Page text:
The flood is upon us: Multiple problems (real and imagined) with assorted explanations (often contradictory), diverse solutions (including “none of the above”) and an array of outcomes (always including a “dire” possibility). How to invest in such an environment? First, accept the fact that there are simply too many unknowns to develop reasonable expectations. Not only are the uncertainties numerous and serious, but also the interrelationships and potential outcomes lack historical comparisons (meaning experience offers little insight). Adopting this “never before seen” view, we realize that analysis is of little help and others’ prognostications are simply insupportable guesses. That, then, takes us to a unique strategy for this unique environment…
Disclosure: Author is fully invested in U.S. stocks
That does not mean shutting out the world. We can be interested in the news, but the goal is not to let it affect or interfere with our investing strategy. The recent Brexit episode is a perfect example. Huge noise with myriad conjectures, but in the end, it simply produced a nice dip for buying U.S. stocks.
Step 2 – Own U.S. company stocks
The one historical comparison we can make is with other unusually difficult times. The eventual outcome is that well-managed companies not only emerge intact, but also often take advantage of special opportunities to create a foundation for growth. Therefore, company stocks look to be the preferred holding in today’s market.
Moreover, U.S. stocks appear to offer better risk-return characteristics because of the U.S. dollar’s strength, companies’ strong financial positions and the relative health of the U.S.’s broad economy. Companies in Europe, Asia and commodity-dependent areas (e.g., Canada and Australia) generally lack those benefits plus have other uncertainties.
But couldn’t non-U.S. holdings produce higher returns when times improve?
Of course, but they also could underperform. That, then, is the crux of the strategy: Invest for growth and control risk. Going outside the U.S. necessarily adds unknowns and uncertainties, meaning the risk of disappointment is higher.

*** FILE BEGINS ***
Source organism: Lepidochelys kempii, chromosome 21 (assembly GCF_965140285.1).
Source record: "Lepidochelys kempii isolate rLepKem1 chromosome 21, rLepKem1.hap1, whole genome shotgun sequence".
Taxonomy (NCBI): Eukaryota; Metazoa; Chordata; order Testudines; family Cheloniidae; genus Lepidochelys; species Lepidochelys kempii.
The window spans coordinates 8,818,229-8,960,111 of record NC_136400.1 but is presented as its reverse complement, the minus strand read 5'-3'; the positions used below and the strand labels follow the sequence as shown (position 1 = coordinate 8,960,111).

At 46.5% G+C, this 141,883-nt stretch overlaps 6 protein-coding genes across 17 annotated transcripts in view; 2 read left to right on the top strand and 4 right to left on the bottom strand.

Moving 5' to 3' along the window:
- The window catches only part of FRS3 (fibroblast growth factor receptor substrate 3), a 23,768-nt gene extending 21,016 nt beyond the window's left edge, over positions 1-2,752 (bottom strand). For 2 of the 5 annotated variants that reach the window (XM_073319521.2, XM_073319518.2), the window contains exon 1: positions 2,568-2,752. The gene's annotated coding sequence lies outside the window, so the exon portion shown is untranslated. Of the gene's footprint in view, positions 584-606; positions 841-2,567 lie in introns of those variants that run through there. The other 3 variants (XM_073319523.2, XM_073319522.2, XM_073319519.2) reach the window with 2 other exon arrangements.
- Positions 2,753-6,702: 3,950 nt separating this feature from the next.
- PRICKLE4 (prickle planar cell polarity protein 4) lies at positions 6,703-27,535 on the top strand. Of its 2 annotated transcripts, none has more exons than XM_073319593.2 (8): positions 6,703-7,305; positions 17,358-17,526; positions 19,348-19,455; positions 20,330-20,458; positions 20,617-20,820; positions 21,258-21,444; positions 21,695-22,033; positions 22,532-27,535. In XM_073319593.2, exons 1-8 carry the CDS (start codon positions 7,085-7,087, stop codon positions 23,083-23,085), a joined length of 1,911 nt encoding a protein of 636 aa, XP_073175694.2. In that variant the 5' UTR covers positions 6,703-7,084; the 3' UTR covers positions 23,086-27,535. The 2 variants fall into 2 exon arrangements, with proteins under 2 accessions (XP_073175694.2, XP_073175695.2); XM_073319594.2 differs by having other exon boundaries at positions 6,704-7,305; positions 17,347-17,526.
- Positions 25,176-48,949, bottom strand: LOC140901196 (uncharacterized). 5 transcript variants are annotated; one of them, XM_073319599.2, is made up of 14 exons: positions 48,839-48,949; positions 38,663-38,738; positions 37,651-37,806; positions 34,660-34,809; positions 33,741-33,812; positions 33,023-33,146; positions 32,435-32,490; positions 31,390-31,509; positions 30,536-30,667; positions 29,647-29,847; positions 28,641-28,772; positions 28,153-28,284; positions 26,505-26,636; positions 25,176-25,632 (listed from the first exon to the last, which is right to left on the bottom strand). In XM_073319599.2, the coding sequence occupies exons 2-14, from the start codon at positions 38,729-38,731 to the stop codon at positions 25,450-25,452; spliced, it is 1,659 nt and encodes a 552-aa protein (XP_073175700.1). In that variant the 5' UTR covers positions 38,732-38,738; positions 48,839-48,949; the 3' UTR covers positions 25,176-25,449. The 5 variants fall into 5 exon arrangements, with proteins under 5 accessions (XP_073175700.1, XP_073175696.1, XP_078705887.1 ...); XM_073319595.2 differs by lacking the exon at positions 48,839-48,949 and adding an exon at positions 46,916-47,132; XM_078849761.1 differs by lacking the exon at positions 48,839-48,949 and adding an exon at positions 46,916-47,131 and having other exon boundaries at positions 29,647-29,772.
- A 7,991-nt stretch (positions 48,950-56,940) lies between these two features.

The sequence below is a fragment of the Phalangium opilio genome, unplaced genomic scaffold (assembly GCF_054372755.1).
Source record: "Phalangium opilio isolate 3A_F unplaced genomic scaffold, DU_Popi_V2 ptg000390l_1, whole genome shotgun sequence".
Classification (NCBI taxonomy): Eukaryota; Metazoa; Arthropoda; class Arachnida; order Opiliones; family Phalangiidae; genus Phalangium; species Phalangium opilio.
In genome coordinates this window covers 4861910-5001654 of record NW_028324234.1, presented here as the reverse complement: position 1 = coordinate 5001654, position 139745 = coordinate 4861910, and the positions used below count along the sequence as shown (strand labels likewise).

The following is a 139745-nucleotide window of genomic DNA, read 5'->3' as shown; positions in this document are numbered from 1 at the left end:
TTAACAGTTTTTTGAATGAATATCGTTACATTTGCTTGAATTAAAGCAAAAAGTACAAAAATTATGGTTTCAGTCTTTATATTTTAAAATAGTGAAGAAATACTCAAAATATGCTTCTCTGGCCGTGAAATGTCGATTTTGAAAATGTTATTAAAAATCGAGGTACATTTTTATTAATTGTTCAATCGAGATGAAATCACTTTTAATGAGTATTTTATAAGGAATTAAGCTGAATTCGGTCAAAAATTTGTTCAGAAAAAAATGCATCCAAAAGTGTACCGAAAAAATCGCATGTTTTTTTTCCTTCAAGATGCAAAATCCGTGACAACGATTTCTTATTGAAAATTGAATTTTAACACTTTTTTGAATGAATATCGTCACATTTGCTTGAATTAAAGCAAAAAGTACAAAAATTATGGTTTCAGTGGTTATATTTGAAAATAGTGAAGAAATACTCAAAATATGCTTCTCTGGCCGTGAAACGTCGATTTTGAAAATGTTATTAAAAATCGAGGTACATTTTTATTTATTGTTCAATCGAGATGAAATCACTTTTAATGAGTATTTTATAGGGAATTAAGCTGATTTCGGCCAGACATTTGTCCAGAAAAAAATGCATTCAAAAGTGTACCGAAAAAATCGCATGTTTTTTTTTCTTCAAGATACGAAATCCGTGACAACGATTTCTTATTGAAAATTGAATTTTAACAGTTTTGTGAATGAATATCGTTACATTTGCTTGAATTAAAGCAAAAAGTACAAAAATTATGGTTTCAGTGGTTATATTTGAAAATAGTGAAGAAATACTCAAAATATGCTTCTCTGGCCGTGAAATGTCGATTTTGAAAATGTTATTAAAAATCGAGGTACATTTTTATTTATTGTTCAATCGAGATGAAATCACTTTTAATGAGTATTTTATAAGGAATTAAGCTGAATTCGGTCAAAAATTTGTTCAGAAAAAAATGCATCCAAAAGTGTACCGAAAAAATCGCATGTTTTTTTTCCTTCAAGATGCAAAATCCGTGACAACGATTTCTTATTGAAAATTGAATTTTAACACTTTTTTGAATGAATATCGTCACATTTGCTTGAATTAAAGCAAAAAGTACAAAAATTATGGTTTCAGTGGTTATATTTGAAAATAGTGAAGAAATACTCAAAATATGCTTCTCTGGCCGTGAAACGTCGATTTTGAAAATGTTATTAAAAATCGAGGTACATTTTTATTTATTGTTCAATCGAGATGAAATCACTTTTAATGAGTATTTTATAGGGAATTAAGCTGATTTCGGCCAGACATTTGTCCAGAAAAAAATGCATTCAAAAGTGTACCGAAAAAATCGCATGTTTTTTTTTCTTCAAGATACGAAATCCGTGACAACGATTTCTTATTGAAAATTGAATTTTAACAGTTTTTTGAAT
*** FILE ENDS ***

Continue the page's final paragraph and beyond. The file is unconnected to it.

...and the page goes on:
What about U.S. stocks’ supposed full- or over-valuation?
Valuing a stock is a broken clock exercise. Any valuation methodology is right twice in a cycle – as the stock price rises above it, then again as it falls below it. Growth stock valuations are particularly troublesome because analysts’ future expectations frequently miss the mark, often because of conservative assumptions. Therefore, the best approach in today’s market is to focus on a company’s strengths and not expect to find a bargain or to overpay. (In a later, bullish market, when excitement and optimism are the norm, we can worry about prices being too high.)
The bottom line
The current environment does not lend itself to reliable analysis and forecast. There are too many unique uncertainties and unknowns for making anything but suppositions and guesstimates. Therefore, this appears to be a good time to adopt the following two-step strategy:
Step 1 – Block out the noise. By ignoring the innumerable explanations, analyses and forecasts, we can actually control the risk of being buffeted from imperfect reasoning and inaccurate conjectures.
Step 2 – Own U.S. company stocks. U.S. companies are in the enviable position of being able to take advantage of opportunities anywhere in the world. The strong dollar and sound company finances give them the advantage to do so.
A final thought: Ignore dividend yield
If there is a fad in the stock market, it is the pursuit of stocks offering a higher dividend yield. Think not of the check a company will write you, but rather think of the investment another company could make with that cash. Especially be wary of companies that currently pay out out most, all or even more than their earnings. You may end up with more cash in hand over the next year or two, but an investment worth significantly less.
This article was written by John S. Tobey from Forbes and was legally licensed through the NewsCred publisher network.
BNY Mellon is the corporate brand of The Bank of New York Mellon Corporation and may be used as a generic term to reference the corporation as a whole and/or its various subsidiaries generally. This material does not constitute a recommendation by BNY Mellon of any kind. The information herein is not intended to provide tax, legal, investment, accounting, financial or other professional advice on any matter, and should not be used or relied upon as such. The views expressed within this material are those of the contributors and not necessarily those of BNY Mellon. BNY Mellon has not independently verified the information contained in this material and makes no representation as to the accuracy, completeness, timeliness, merchantability or fitness for a specific purpose of the information provided in this material. BNY Mellon assumes no direct or consequential liability for any errors in or reliance upon this material.